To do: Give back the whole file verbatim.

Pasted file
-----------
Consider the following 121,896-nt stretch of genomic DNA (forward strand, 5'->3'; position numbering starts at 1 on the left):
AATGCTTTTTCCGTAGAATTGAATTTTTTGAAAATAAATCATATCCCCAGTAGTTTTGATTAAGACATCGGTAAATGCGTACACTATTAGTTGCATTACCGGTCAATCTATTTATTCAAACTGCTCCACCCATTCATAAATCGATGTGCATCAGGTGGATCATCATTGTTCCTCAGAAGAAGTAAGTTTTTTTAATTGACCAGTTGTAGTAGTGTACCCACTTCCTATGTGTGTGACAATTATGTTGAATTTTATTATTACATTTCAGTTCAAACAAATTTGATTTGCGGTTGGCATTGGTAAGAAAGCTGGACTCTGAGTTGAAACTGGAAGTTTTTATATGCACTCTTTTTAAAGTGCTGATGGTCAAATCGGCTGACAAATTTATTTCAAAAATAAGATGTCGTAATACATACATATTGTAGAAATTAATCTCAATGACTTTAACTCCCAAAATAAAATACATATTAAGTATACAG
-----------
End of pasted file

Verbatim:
Consider the following 121,896-nt stretch of genomic DNA (forward strand, 5'->3'; position numbering starts at 1 on the left):
AATGCTTTTTCCGTAGAATTGAATTTTTTGAAAATAAATCATATCCCCAGTAGTTTTGATTAAGACATCGGTAAATGCGTACACTATTAGTTGCATTACCGGTCAATCTATTTATTCAAACTGCTCCACCCATTCATAAATCGATGTGCATCAGGTGGATCATCATTGTTCCTCAGAAGAAGTAAGTTTTTTTAATTGACCAGTTGTAGTAGTGTACCCACTTCCTATGTGTGTGACAATTATGTTGAATTTTATTATTACATTTCAGTTCAAACAAATTTGATTTGCGGTTGGCATTGGTAAGAAAGCTGGACTCTGAGTTGAAACTGGAAGTTTTTATATGCACTCTTTTTAAAGTGCTGATGGTCAAATCGGCTGACAAATTTATTTCAAAAATAAGATGTCGTAATACATACATATTGTAGAAATTAATCTCAATGACTTTAACTCCCAAAATAAAATACATATTAAGTATACAG